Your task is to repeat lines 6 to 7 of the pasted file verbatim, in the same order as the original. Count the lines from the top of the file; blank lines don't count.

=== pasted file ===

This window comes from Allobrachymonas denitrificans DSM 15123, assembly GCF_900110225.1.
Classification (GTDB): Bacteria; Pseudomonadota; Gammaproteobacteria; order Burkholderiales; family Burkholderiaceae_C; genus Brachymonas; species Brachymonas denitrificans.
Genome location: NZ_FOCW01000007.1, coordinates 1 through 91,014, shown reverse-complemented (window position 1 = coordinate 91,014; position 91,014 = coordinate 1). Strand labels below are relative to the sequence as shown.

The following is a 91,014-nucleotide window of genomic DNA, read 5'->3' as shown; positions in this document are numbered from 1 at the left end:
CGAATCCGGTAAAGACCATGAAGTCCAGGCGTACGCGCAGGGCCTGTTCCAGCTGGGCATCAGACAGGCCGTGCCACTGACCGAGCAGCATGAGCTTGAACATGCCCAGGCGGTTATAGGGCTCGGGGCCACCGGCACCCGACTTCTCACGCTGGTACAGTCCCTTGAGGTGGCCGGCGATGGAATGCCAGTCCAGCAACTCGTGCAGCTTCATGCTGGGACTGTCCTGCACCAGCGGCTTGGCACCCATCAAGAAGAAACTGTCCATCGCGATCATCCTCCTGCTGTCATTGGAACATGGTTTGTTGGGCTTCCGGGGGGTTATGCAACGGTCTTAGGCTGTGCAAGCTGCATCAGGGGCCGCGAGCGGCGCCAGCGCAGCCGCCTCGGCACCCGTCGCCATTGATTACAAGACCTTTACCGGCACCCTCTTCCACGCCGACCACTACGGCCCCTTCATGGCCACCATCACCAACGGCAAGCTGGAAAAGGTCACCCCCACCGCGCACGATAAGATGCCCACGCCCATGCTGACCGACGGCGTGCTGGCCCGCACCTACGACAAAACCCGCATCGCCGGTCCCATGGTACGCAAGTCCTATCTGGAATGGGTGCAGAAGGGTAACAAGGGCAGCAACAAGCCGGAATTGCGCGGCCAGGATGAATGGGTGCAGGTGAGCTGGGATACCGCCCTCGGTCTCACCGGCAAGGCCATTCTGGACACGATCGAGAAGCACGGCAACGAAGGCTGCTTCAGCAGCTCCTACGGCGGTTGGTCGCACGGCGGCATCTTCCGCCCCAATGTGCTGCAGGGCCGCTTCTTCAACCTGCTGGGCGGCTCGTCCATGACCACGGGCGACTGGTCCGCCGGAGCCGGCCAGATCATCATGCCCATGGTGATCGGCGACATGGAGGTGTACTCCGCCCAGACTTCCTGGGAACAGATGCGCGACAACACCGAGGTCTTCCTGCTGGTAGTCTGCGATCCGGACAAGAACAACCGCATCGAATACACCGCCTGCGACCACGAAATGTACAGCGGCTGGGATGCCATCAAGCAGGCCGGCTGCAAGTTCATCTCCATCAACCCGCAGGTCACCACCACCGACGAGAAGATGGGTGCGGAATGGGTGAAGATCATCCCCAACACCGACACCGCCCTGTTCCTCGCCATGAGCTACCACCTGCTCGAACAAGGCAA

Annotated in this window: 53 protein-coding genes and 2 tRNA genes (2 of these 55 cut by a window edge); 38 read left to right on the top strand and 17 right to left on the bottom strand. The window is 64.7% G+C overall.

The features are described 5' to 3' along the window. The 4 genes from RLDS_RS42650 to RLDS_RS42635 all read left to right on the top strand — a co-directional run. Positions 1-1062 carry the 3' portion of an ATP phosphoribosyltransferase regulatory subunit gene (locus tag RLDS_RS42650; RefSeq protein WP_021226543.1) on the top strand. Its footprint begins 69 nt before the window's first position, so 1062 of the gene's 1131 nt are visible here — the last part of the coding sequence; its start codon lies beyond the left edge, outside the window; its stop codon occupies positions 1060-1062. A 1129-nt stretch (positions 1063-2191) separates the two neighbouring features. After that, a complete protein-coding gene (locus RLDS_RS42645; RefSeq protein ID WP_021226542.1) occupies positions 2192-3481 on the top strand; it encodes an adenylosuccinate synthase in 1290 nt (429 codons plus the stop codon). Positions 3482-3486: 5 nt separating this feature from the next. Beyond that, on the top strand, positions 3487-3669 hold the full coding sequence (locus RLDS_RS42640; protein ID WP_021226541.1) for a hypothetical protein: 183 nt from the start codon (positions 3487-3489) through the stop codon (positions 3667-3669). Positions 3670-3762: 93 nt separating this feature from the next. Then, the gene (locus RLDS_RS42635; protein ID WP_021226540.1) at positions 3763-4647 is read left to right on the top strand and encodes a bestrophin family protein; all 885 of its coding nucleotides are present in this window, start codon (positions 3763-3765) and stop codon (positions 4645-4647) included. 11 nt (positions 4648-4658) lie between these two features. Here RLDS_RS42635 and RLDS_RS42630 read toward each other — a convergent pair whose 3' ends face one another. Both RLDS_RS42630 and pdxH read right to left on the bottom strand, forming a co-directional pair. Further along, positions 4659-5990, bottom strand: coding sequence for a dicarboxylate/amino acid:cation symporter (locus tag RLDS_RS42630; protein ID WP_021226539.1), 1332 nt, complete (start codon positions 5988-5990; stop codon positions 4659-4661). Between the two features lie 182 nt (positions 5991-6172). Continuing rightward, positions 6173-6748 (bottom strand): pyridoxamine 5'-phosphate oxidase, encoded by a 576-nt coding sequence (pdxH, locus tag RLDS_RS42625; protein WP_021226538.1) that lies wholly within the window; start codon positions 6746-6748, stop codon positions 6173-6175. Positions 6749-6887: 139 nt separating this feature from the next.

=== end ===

Annotated in this window: 53 protein-coding genes and 2 tRNA genes (2 of these 55 cut by a window edge); 38 read left to right on the top strand and 17 right to left on the bottom strand. The window is 64.7% G+C overall.

The features are described 5' to 3' along the window. The 4 genes from RLDS_RS42650 to RLDS_RS42635 all read left to right on the top strand — a co-directional run. Positions 1-1062 carry the 3' portion of an ATP phosphoribosyltransferase regulatory subunit gene (locus tag RLDS_RS42650; RefSeq protein WP_021226543.1) on the top strand. Its footprint begins 69 nt before the window's first position, so 1062 of the gene's 1131 nt are visible here — the last part of the coding sequence; its start codon lies beyond the left edge, outside the window; its stop codon occupies positions 1060-1062. A 1129-nt stretch (positions 1063-2191) separates the two neighbouring features. After that, a complete protein-coding gene (locus RLDS_RS42645; RefSeq protein ID WP_021226542.1) occupies positions 2192-3481 on the top strand; it encodes an adenylosuccinate synthase in 1290 nt (429 codons plus the stop codon). Positions 3482-3486: 5 nt separating this feature from the next. Beyond that, on the top strand, positions 3487-3669 hold the full coding sequence (locus RLDS_RS42640; protein ID WP_021226541.1) for a hypothetical protein: 183 nt from the start codon (positions 3487-3489) through the stop codon (positions 3667-3669). Positions 3670-3762: 93 nt separating this feature from the next. Then, the gene (locus RLDS_RS42635; protein ID WP_021226540.1) at positions 3763-4647 is read left to right on the top strand and encodes a bestrophin family protein; all 885 of its coding nucleotides are present in this window, start codon (positions 3763-3765) and stop codon (positions 4645-4647) included. 11 nt (positions 4648-4658) lie between these two features. Here RLDS_RS42635 and RLDS_RS42630 read toward each other — a convergent pair whose 3' ends face one another. Both RLDS_RS42630 and pdxH read right to left on the bottom strand, forming a co-directional pair. Further along, positions 4659-5990, bottom strand: coding sequence for a dicarboxylate/amino acid:cation symporter (locus tag RLDS_RS42630; protein ID WP_021226539.1), 1332 nt, complete (start codon positions 5988-5990; stop codon positions 4659-4661). Between the two features lie 182 nt (positions 5991-6172). Continuing rightward, positions 6173-6748 (bottom strand): pyridoxamine 5'-phosphate oxidase, encoded by a 576-nt coding sequence (pdxH, locus tag RLDS_RS42625; protein WP_021226538.1) that lies wholly within the window; start codon positions 6746-6748, stop codon positions 6173-6175. Positions 6749-6887: 139 nt separating this feature from the next.